I just had to jump in after this post. I am lucky to have a big Filipino family. My parents love to entertain and it is something that I've grown up with since I was a small child. My father, if I do say so myself, is a wonderful cook. He loves to plan elaborate menus (Japanese theme for my mon's birthday, Carribean theme for my husband's birthday) and is not capable of making "just enough" food. There are always leftovers and it is meant to be that way at our family gatherings. There is always foil at the end (the industrial Costco roll) and guests make up their own leftover plates to go. The culinary events take a lot of work, expense, and effort cleaning and prepping the house. I have never heard my parents complain. Thanksgiving is not always at my parents' house. Everybody contributes no matter where it is. Even if it is at another relatives' house the leftover standards are the same. The key is that no one ever takes ALL of the leftover dish - you always leave some of whatever it is. It is an unspoken courtesy that is known by all. I've tried to emulate this standard of entertaining with our own friends. Of course when I go to a dinner party outside of my immediate family circle I do not expect leftovers.

                                                        2. Depends on who they are. When I invite starving student friends (not just for a holiday but any time) I have something big like a baked ham or a turkey and give them the whole thing to take home. When I invite elderly neighbors who live alone, I provide divided styrofoam plates and have them fix up a couple of platefuls to take home, according to their own taste. But no, I don't do it for everybody.

                                                          1. This is a bridge I'm going to have to cross for the first time this year. I am having 15 family and friends (mostly local friends) for Thanksgiving Dinner, and based on the menu and quantity I have planned, I really have no idea how many leftovers I'm going to have. One of the guests is always very nice about sending home leftovers with us when she makes her Indonesian feasts. One of the couples has never invited us to their home. Another couple are very dear friends who will bring good wine and will just go with the flow. I'm going to play it by ear and see how much is left. I love leftovers, and I'm going to try to not get too carried away, so I'm guessing our guests will go home empty handed.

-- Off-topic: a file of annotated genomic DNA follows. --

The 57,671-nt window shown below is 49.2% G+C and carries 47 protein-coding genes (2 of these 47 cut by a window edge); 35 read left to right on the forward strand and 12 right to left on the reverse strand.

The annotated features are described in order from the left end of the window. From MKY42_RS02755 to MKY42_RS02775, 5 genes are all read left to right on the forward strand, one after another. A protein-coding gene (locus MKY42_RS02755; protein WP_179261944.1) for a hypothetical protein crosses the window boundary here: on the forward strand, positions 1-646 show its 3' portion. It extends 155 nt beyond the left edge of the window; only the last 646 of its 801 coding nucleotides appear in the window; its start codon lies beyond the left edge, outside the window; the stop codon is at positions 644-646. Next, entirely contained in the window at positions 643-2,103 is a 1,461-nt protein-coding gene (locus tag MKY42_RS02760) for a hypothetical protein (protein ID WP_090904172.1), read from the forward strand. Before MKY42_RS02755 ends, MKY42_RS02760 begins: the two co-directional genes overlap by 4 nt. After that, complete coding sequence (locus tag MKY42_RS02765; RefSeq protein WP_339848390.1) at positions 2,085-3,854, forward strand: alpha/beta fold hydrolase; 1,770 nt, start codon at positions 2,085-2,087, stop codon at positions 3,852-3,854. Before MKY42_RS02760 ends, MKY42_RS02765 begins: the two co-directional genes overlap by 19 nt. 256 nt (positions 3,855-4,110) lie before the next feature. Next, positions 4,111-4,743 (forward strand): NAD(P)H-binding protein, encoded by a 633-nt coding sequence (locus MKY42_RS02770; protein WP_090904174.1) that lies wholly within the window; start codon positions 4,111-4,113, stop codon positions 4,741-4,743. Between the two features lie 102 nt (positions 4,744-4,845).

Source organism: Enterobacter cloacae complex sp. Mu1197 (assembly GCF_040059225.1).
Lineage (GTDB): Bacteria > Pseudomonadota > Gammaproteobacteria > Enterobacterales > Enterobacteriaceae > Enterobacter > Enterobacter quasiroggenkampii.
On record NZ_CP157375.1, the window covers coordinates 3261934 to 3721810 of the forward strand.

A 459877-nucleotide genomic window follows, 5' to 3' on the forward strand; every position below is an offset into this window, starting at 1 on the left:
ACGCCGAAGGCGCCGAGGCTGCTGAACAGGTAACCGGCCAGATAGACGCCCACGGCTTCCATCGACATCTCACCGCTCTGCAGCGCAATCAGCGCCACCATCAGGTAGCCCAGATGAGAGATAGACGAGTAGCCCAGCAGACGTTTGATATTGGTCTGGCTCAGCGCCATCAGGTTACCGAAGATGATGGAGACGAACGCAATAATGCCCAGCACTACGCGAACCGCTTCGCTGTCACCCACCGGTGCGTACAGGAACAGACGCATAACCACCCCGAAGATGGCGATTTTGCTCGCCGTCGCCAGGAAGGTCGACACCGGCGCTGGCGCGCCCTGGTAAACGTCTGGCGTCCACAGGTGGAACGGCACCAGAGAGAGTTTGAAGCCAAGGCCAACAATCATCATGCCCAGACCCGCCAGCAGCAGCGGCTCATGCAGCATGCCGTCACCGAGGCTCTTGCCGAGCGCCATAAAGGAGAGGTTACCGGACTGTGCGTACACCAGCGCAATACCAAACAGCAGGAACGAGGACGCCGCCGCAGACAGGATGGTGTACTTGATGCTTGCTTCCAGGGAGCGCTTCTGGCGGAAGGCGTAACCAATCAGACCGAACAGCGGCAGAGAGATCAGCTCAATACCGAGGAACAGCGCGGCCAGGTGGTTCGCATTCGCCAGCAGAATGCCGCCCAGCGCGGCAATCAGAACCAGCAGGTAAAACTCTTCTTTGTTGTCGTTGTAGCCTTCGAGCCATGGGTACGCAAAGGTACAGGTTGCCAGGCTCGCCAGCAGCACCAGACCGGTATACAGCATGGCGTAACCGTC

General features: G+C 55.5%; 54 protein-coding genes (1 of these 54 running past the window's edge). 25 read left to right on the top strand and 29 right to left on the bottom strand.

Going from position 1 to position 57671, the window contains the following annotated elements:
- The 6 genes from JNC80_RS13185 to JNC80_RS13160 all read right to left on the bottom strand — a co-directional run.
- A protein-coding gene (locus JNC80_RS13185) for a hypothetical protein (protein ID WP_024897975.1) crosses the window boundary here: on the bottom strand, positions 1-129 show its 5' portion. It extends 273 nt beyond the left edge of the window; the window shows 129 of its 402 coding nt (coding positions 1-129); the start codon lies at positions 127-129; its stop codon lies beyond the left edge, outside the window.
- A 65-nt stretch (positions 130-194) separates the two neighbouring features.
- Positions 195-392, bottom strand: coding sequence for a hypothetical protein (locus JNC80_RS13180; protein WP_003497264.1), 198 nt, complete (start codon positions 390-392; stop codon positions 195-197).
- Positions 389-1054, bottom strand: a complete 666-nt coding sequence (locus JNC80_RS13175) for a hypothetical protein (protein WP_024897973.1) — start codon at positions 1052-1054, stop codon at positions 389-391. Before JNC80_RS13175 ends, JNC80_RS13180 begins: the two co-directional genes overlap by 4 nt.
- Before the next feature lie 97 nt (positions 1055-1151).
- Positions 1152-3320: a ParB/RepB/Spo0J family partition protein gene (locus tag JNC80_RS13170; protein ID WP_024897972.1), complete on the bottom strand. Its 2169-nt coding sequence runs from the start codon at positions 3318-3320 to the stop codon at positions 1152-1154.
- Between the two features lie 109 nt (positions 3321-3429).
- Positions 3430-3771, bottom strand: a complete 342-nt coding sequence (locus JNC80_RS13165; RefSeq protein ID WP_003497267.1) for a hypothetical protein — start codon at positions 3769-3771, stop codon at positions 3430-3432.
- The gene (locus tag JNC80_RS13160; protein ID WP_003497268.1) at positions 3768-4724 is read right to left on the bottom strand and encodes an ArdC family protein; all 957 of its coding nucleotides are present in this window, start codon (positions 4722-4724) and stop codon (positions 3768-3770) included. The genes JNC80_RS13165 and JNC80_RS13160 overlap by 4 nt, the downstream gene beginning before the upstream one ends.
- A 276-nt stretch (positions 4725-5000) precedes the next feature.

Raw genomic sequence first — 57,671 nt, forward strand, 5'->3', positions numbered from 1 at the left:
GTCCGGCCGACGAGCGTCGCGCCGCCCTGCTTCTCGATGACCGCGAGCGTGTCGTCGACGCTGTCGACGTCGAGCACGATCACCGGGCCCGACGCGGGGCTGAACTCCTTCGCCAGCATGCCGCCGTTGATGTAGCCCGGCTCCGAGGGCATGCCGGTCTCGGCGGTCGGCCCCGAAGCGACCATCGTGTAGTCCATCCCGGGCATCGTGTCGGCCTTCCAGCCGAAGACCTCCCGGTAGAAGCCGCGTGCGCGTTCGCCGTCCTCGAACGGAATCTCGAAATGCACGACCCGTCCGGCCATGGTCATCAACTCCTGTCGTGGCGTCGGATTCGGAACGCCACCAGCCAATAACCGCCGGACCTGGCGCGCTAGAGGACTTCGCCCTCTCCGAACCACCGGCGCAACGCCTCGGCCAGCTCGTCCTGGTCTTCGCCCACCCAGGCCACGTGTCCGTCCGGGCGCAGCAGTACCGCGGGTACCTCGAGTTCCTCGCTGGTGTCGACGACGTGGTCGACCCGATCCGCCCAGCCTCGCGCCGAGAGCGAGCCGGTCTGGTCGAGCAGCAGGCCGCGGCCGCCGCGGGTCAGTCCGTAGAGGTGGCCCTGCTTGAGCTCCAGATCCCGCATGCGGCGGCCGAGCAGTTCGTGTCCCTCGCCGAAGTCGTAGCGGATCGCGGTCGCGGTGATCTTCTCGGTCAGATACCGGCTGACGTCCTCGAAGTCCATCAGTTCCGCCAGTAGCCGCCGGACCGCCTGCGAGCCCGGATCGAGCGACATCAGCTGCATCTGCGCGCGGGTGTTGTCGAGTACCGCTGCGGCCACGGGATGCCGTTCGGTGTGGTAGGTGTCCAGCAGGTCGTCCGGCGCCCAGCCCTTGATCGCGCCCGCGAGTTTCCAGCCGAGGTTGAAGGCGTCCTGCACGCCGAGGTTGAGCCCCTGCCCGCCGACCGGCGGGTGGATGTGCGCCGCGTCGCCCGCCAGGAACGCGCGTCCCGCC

2 Replies
                                                            1. re: cycloneillini

                                                              I think the turkey is the most popular leftover, I always buy one double the size I need so there's plenty left. As long as people can make a turkey sandwich the next day, I don't think there will be any complaints. Then just throw in anything else you don't want to look at anymore that you have left. It doesn't have to be a four course meal!

                                                              1. re: coll

                                                                You are right. All the side dishes can be recreated fairly easily if they desire. The turkey is the main event!

                                                            2. I think offering leftovers is a kindness and a courtesy but not something you should expect, especially if you are not immediate family. In my family, the leftovers went to the kids going back to school or the just out of college group...basically the ones who really do appreciate a free meal.

                                                              I understand that there are cultural differences and have (graciously) accepted leftovers that have been practically forced upon me but I would never assume that I'd be walking away from the meal with a doggybag. Besides, they did all of the work, the leftovers should be part of their reward or serve to feed relatives the next day that are staying in town or spending the night.

                                                              And one last thing, roasting an entire extra turkey just to send home with people? That's a bit...much. (Besides, I don't have the refrigerator space.)

                                                              1. I always buy Butterballs -- 15 lbs or less -- experts have told me to do this because under 15 are hens and more tender than toms. I plan to cook one the day before and carve it up and package it for leftovers to give to guests to take home. (1 15lb is not enough for guests AND leftovers for all!!)

                                                                1 Reply
                                                                1. re: walker

                                                                  I know lots of people that buy a whole turkey and also a boneless breast, and cook the breast ahead to make sure there are leftovers. Usually families with lots of young adult kids.

                                                                  PS I think Butterball has enough marinade to be tender no matter what!

                                                                2. I have no problem Giving leftovers and would also love to have some. Here is my question how do you go about splitting leftovers when your bringing all the side items except the turkey potatoes, and gravy?